The multiple countries making a ‘big push’ to join F1’s ‘strained’ calendar

Henry Valantine
Liberty Media CEO Greg Maffei pictured with FIA's Mohammed Ben Sulayem. F1 Formula 1.

Liberty Media's Greg Maffei pictured with FIA's Mohammed Ben Sulayem.

Liberty Media CEO Greg Maffei has revealed there has been a “big push” by Thailand and South Korea to join the F1 calendar, as well as Indonesia holding interest at different times.

Maffei also revealed the sport’s commercial rights holders were “a long way down the road” with bringing F1 back to South Africa, but a deal did not materialise.

Greg Maffei reveals F1 calendar interest from several nations

Thailand’s prime minister, Srettha Thavisin, was a guest on the grid as the recent Emilia-Romagna Grand Prix while he was in Italy, with Maffei confirming the Southeast Asian nation is looking to join Formula 1.

F1 has already visited South Korea, the Korea International Circuit in Yeongam appearing on the calendar between 2010 and 2013, but the Liberty Media chief executive revealed the country is looking to bring the sport back to the country.

In explaining the logistics behind the current calendar, Maffei confirmed the sport is unlikely to go above its current race count of 24, given the “strains” it is putting on the teams.

“Yeah, I think it’s highly unlikely we’re going to go above 24,” Maffei told the Beyond the Grid podcast when asked about the limit of the calendar.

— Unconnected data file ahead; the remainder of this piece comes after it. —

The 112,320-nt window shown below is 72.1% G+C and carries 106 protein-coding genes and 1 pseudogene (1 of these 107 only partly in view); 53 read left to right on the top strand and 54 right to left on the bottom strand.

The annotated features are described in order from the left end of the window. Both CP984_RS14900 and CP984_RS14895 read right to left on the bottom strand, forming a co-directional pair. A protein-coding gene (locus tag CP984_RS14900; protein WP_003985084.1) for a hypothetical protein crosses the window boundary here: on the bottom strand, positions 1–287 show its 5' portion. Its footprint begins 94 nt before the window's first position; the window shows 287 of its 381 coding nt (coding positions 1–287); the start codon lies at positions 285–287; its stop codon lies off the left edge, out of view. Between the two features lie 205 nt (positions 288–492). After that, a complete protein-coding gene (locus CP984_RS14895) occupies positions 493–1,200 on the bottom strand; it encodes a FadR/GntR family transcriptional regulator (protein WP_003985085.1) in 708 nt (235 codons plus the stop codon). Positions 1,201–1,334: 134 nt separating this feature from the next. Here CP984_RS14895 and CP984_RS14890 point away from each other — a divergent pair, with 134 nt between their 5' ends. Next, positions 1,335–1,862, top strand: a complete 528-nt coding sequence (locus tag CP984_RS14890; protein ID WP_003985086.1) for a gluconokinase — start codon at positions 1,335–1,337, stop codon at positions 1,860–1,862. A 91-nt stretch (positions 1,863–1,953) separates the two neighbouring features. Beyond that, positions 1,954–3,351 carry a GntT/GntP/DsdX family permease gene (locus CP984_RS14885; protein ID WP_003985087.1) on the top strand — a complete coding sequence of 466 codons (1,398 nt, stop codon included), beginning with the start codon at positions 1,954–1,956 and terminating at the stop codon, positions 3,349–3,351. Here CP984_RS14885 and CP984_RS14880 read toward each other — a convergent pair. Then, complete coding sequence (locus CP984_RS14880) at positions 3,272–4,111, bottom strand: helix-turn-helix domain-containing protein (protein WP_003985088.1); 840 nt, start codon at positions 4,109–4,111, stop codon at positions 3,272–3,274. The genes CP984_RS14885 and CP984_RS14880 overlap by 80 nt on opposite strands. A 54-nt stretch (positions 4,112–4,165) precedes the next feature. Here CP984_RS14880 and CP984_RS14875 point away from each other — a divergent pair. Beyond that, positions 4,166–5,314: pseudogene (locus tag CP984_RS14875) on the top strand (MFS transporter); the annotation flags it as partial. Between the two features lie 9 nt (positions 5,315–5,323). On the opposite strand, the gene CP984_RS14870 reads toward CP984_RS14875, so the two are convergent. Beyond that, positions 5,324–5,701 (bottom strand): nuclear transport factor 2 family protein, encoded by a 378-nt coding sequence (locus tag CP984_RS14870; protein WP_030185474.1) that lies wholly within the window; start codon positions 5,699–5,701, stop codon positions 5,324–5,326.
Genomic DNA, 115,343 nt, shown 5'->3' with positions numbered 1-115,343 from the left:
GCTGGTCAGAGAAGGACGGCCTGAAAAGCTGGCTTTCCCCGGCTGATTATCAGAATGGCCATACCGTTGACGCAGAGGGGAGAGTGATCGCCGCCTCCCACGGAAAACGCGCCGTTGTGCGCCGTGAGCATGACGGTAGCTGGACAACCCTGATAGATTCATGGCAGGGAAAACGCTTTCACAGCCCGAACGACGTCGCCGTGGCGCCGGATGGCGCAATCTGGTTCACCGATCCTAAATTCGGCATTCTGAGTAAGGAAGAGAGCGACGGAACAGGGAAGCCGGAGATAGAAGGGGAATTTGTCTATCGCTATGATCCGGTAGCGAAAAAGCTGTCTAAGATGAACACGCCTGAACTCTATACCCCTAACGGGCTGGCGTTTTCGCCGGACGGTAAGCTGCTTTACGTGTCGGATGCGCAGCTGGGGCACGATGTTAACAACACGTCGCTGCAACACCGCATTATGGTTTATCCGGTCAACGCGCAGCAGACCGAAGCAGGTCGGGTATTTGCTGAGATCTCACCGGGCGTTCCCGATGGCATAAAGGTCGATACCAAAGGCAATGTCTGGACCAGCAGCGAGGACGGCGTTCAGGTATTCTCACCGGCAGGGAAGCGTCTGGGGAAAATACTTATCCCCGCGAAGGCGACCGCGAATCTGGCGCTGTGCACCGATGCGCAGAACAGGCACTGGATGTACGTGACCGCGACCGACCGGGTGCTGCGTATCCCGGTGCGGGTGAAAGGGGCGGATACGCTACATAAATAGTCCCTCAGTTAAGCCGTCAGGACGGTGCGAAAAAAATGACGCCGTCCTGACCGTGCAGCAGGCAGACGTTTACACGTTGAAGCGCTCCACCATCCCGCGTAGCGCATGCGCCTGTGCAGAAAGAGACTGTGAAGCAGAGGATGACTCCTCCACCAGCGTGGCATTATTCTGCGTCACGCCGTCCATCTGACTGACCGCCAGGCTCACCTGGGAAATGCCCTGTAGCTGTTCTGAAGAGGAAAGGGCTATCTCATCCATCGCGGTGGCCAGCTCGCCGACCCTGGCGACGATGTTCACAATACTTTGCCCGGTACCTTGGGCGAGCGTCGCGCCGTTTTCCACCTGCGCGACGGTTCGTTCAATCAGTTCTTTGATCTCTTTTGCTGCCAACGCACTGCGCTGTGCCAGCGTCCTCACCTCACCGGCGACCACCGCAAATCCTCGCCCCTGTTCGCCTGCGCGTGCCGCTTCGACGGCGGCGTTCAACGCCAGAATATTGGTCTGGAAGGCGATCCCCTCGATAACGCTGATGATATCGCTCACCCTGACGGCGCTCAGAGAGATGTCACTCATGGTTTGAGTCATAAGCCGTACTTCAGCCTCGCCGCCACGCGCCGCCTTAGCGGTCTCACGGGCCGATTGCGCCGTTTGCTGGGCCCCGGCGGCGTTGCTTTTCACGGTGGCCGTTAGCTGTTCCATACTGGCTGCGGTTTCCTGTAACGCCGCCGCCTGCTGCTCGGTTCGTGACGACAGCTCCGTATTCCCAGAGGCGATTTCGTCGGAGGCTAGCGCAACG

“Clearly there are strains at 24, and we’re working hard to try and reduce that.

“You know, putting the schedule together to these circuits, you’re trying to match several constraints.

What does the F1 calendar look like and how long will each circuit appear on it?

👉 F1 schedule: When is the next F1 race and where is it being held?

👉 F1 circuit contracts: How long is each circuit’s place guaranteed on the F1 calendar?

“There are some places which always happen at the same time. In the US Memorial Day is Monaco. Silverstone is always around July 4th, again, picking the US holidays, Monza around Labor Day, again, using the US holidays, so it’s hard to move those.

“So you’re trying to optimise for sales, you’re trying to optimise for distance, you’re trying to optimise for weather, and you have these historical venues at historic times.

“So that’s putting that calendar together, 24 probably puts us at the limit.”

Regarding any additional entrants, Madrid has already been confirmed as taking on the mantle of the Spanish Grand Prix from 2026, though Barcelona officials are looking to keep a race at the Circuit de Barcelona-Catalunya beyond that year.

As for looking further afield, Maffei was asked where he would like to see the sport head next – and revealed where interest has emerged from other markets.

“Well, I think we have we certainly tried to do one in Africa, have not been successful, it would be great to put one there,” he said.

“We went a long way down the road with South Africa. We were not able to put that deal together, we were not able to make that work, but continue to look.

“There’s a lot of demand in other places, including Southeast Asia, a big push by South Korea, a big push by Thailand. Indonesia has had interest at various times.”

When it was put to him that other circuits would have to potentially make way, Maffei explained that rotation could be a solution, or other circuits may drop off the schedule.

He clarified: “You could see rotation, you could see there are places that are more or less likely to stay on the calendar.”

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